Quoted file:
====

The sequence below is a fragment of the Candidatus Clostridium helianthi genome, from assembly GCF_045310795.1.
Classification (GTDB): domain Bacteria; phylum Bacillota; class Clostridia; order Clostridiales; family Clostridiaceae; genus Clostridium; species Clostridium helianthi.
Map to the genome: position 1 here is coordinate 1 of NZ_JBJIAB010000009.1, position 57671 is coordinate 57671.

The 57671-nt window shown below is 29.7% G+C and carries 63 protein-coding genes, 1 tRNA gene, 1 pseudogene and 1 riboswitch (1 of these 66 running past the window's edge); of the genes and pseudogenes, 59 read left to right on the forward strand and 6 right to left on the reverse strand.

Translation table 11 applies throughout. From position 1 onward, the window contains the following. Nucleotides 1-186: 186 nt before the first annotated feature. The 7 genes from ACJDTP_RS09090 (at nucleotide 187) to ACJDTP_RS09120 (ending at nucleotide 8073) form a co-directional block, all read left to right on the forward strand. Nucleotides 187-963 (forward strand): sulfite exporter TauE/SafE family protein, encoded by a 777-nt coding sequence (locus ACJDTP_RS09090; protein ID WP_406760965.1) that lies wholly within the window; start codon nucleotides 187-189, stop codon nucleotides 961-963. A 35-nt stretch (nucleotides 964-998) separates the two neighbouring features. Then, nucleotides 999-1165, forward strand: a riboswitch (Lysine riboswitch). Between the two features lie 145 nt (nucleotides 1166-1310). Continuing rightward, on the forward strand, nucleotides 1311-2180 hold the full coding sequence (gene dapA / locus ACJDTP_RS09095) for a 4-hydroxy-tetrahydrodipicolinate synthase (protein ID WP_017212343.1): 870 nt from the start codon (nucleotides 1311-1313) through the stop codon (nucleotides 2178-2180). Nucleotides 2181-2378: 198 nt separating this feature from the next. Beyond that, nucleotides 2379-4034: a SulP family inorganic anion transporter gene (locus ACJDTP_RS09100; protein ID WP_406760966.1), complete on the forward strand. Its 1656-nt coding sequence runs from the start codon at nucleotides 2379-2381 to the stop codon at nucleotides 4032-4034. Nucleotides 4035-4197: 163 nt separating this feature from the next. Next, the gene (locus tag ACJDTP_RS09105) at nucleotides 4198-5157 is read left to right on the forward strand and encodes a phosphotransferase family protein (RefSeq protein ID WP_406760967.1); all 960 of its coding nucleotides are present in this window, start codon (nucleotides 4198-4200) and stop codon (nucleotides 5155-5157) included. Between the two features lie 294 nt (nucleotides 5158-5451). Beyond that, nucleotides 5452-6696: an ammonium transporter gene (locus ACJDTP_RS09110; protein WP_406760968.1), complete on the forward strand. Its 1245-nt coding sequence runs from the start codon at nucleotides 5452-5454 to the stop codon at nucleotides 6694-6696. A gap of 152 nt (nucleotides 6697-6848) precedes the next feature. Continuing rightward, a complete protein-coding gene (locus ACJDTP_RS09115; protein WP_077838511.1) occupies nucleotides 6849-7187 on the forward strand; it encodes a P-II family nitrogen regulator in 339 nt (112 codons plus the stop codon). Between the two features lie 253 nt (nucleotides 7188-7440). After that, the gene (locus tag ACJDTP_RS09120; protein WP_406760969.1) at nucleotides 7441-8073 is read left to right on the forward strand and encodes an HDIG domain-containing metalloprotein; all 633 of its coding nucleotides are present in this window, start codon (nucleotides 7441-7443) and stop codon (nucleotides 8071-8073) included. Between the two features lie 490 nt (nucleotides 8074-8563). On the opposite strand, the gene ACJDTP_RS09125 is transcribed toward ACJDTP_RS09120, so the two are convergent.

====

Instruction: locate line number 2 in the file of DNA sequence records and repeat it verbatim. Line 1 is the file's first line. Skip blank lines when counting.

Classification (GTDB): domain Bacteria; phylum Bacillota; class Clostridia; order Clostridiales; family Clostridiaceae; genus Clostridium; species Clostridium helianthi.